The Idea That Canada Treats Its Women Athletes With Less Respect Than The Men Is Patent Nonsense
The Canadian story of the 2016 Rio Olympics so far is the utter domination of Canadian men by their countrywomen in the medal standings. As of Monday, Canada had 13 medals. All but one won by a woman. Let me repeat that: All. But. One. Won. By. A. Woman. The transcendent Penny Oleksiak was herself responsible for four of them. The country has been flooded with stories about, in the words of Justin Bieber… er, prime minister Justin Trudeau, Girl Power.
But, there’s no moment that some people won’t try to turn to they own purposes. So guess what? According to some, we don’t respect our women athletes. The evidence? A Toronto Sun headline about Oleksiak that blared “Pretty Penny” when she claimed a gold medal. That was sexist.
And a former Olympian who used CBC to criticize Eugenie Bouchard for not having her head in the game all the time. Adam Kreek said she was talking too much to the media and on social media about fashion and when she should have been obsessing on getting back to the top.
When challenged on the comments by female Olympians such as Marnie McBean, Kreek declined to adopt the fetal position.
Granted the Sun headline was artless, but it was a lot better than something like “Penny Dreadful”. Kreek, a former medalist himself, could have done the Canadian thing and couched his CBC comments in banalities about plucky spirit and indomitable will. He didn't. For this calumny he was lectured on his lack of“feminist” cred by another Olympic hero, Adam van Koeverden.
Now I understand that van Koeverden, a genuine Canadian hero, is circling the wagons around a fellow athlete in Bouchard. He’s trying to be a hero again. He thinks he can do that by lecturing another man about being more feminist.
In his National Post editorial van Koeverden makes the entirely unsupported claim that when Bouchard was runner up at Wimbledon in 2014. “it was widely considered a failure by Canadian fans.” (He supplies no evidence to back this.) Maybe in Van Koeverden's fevered imagination that was the sentiment. But his attempt to launch a pity parade for Bouchard is built on a groundless claim.
Bouchard’s Wimbledon stint was widely praised and any disappointment was tempered by the fact that she was just getting started. Ironically, the success so early in her career might not have been the best thing for Bouchard’s career. Since losing in the final and hearing Chris Evert extoll her praises, Bouchard has been a bit of a lost soul on the tennis tour. More critics than Kreek have observed that she hasn’t always been seen to have had her head in the game.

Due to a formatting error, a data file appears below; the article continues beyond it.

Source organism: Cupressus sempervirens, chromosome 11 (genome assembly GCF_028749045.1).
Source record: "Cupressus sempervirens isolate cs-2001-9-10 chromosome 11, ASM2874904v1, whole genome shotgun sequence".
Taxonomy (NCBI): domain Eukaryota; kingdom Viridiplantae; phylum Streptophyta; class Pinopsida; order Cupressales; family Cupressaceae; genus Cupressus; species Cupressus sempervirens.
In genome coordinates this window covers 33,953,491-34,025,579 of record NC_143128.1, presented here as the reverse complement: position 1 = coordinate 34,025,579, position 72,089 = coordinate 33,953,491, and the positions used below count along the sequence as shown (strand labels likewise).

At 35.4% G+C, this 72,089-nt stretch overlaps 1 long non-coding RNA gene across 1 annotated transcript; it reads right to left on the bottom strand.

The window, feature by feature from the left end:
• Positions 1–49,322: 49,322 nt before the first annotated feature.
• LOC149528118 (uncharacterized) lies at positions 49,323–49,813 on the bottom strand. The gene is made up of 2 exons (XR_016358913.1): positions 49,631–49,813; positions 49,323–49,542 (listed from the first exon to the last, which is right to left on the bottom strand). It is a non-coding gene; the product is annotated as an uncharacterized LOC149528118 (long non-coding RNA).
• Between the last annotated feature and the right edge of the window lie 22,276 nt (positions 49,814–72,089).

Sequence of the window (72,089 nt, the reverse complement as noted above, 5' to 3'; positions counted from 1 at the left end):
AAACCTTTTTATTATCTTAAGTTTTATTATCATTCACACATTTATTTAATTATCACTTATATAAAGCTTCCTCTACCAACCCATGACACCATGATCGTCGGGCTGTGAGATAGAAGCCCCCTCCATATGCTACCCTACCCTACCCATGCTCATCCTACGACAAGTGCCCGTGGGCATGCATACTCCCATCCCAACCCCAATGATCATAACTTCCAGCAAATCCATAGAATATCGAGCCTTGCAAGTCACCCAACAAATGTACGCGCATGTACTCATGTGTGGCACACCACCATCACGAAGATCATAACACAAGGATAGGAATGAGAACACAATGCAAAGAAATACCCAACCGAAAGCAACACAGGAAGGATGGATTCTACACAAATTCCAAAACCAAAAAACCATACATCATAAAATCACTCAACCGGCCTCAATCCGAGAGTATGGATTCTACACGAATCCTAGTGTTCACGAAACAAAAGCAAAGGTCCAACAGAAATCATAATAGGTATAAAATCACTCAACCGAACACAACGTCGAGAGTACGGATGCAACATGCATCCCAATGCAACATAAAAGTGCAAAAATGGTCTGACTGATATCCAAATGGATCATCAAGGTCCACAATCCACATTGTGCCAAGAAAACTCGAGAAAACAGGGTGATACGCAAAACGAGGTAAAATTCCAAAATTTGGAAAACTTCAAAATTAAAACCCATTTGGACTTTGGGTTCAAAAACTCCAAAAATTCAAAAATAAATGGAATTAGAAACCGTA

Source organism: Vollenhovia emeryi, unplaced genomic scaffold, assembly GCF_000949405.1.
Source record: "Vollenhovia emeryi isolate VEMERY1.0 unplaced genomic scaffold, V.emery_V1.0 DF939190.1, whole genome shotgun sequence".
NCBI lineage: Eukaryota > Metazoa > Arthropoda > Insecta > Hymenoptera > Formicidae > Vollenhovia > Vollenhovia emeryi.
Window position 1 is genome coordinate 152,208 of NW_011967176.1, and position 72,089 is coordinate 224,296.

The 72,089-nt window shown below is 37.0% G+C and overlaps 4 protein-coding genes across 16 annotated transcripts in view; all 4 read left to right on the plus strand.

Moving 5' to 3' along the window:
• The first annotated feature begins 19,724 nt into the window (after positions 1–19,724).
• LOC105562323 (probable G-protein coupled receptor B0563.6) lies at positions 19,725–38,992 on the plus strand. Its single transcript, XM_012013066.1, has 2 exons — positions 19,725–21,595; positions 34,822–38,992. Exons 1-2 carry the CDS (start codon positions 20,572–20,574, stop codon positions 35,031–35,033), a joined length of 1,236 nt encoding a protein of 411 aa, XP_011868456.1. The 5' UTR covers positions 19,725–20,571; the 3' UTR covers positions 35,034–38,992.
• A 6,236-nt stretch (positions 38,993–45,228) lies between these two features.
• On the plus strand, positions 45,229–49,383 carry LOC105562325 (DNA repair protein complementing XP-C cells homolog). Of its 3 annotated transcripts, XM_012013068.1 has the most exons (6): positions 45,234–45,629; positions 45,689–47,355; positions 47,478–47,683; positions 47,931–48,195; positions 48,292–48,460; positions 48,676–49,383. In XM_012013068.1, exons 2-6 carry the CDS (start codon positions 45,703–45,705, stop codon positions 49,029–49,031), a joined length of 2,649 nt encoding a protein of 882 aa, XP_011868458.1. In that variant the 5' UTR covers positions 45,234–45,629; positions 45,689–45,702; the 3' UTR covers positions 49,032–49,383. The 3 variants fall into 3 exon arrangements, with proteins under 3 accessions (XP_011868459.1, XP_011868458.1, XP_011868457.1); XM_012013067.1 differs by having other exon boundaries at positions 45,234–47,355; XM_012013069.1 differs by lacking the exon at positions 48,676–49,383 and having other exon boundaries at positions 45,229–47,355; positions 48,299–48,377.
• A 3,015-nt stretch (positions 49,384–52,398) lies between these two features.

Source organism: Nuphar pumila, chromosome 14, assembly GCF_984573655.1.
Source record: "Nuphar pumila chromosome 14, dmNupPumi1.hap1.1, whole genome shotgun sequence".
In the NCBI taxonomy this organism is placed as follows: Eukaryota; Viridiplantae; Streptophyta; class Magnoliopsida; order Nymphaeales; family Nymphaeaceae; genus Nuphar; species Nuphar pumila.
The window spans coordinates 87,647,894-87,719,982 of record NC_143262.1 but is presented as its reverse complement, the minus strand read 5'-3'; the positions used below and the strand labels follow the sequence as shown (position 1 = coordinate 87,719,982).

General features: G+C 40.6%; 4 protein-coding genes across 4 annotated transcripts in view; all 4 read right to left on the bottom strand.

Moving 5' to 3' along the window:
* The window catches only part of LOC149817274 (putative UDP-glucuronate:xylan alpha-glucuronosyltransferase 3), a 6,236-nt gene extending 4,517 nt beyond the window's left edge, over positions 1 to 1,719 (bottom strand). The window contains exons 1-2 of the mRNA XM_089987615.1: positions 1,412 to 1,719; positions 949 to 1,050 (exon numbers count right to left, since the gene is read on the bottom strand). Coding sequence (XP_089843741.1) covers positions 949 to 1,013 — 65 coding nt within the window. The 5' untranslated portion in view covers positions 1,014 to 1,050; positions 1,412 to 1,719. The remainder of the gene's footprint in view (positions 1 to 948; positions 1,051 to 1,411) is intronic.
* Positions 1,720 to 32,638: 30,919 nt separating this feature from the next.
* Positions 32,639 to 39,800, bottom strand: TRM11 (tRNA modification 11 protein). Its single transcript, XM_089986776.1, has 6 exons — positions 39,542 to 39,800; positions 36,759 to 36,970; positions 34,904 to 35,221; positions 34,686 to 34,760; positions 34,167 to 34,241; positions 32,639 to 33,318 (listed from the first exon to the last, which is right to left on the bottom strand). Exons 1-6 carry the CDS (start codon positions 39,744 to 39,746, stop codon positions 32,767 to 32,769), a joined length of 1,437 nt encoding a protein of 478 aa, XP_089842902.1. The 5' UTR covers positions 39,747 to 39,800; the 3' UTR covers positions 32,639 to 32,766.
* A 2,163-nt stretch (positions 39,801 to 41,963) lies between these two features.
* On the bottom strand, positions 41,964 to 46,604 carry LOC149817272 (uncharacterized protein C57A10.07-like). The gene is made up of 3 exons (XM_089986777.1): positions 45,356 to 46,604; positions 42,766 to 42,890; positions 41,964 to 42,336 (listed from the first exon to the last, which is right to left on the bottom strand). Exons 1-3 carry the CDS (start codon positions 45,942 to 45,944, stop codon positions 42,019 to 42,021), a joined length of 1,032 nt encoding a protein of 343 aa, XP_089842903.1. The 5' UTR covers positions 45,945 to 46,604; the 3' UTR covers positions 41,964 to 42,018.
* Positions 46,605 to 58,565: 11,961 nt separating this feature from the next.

Van Koeverden says this is a sexist slight on a millennial by people who don’t understand the present generation. He says that Kreek talking about body issues and the Toronto Sun headline are indicators of the insensitive male press using sexist tropes against a woman.
Hello, Adam, have you watched the Marilyn Denis show? Tuned into the red carpet ceremony before the Oscars? Checked out America’s Next Top Model? Body issues and social acceptance are alive and thriving on the female side of society— with no help from men. Whether that’s good or bad is open to debate, but this exhausted narrative about only men objectifying women doesn’t bear scrutiny. Women are their own fiercest critics.
But still van Koeverden is calling for Kreek to publicly apologize to Bouchard for having an opinion that bucks the norm. In keeping with the progressive tactic of suppressing speech to free it, he wants Kreek to adopt the orthodoxy that always sees women as victims. “I recognize that we all grew up in an inherently sexist world, and that we carry around biases and stereotypes that play into a recurrently sexist rhetoric.”
Van Koeverden then wades into generational politics with this howler: “Telling someone to ‘put down their phone and concentrate on training’ is akin to telling someone else to stop reading books, playing cards or sending love letters.” Please. No one is sending love letters as they drive a car or reading a book while crossing a busy street.
Van Koeverden sums up his bonafides as a modern male culture warrior with the usual litany of ad hominems that progressives seem to find so clever. “This is the kind of tired, regressive, paternalistic, arrogant and sexist commentary,” van Koeverden drones, “that female athletes put up with all the time, and it needs to stop.” Sure, Adam.
Canadians from coast to coast to coast are in love with their women heroes. This does not, however, draw a shield of invulnerability over them when they come up short (or should I say IF they come up short) in a competition. If there’s been any attempt to underrate or condescend to these magnificent performers it must have been a subtle attempt. Bouchard has been praised for her comeback.
Which frustrates the activists who always want to teach the unwashed masses another lesson about their staggering humanity. But they need to get out of the way so Canadians can tell their heroes how they feel-- without self-appointed interpreters.
Bruce Dowbiggin @dowbboy
Bruce's career is unmatched in Canada for its diversity and breadth of experience with successful stints in television, radio and print. A two-time winner of the Gemini Award as Canada's top television sports broadcaster, he is also the best-selling author of seven books. He was a featured columnist for the Calgary Herald (1998-2009) and the Globe & Mail (2009-2013).